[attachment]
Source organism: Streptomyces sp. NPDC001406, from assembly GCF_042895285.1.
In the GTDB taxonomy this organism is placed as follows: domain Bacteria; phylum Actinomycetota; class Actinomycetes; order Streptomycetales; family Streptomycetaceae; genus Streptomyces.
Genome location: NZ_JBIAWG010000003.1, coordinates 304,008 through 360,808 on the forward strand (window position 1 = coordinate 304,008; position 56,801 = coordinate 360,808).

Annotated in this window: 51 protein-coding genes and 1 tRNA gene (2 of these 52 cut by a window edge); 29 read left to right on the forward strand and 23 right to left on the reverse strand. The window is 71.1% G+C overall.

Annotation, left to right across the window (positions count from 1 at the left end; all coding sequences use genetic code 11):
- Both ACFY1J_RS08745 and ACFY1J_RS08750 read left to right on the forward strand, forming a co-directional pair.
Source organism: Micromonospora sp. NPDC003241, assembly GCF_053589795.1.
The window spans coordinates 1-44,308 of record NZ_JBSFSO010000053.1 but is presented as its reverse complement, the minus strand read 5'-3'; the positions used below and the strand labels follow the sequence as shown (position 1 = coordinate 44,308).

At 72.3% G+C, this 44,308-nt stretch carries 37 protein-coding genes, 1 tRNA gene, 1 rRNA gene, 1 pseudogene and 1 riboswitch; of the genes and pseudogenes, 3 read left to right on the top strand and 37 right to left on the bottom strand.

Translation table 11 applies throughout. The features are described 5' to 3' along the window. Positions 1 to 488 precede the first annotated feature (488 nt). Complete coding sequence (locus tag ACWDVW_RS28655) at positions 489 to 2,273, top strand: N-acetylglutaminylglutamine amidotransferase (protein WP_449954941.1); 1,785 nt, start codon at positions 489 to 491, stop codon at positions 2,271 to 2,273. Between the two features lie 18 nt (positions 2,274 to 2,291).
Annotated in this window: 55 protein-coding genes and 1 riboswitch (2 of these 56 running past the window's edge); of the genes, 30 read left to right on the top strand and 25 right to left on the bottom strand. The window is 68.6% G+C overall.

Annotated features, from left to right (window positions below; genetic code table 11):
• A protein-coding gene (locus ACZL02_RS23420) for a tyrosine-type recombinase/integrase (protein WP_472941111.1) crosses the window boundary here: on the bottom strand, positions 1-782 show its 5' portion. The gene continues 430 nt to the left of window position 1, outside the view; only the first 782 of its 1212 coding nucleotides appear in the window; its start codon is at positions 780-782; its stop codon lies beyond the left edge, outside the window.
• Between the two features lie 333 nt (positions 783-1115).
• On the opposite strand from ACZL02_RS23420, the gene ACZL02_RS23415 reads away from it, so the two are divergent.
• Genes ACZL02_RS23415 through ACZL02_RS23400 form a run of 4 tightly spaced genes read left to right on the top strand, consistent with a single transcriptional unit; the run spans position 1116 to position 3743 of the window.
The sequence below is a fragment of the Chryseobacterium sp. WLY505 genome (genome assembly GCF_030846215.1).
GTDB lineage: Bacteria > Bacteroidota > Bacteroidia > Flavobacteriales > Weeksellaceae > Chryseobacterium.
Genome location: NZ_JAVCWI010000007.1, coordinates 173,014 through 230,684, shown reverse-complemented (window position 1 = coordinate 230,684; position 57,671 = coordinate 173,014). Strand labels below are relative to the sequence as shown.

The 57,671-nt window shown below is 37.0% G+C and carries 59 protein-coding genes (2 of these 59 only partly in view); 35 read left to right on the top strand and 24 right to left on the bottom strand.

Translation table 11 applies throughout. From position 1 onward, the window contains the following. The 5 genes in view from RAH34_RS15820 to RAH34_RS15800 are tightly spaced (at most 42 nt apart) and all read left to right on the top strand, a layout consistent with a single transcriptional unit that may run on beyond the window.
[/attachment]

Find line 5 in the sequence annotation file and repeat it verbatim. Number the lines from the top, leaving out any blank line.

Annotation, left to right across the window (positions count from 1 at the left end; all coding sequences use genetic code 11):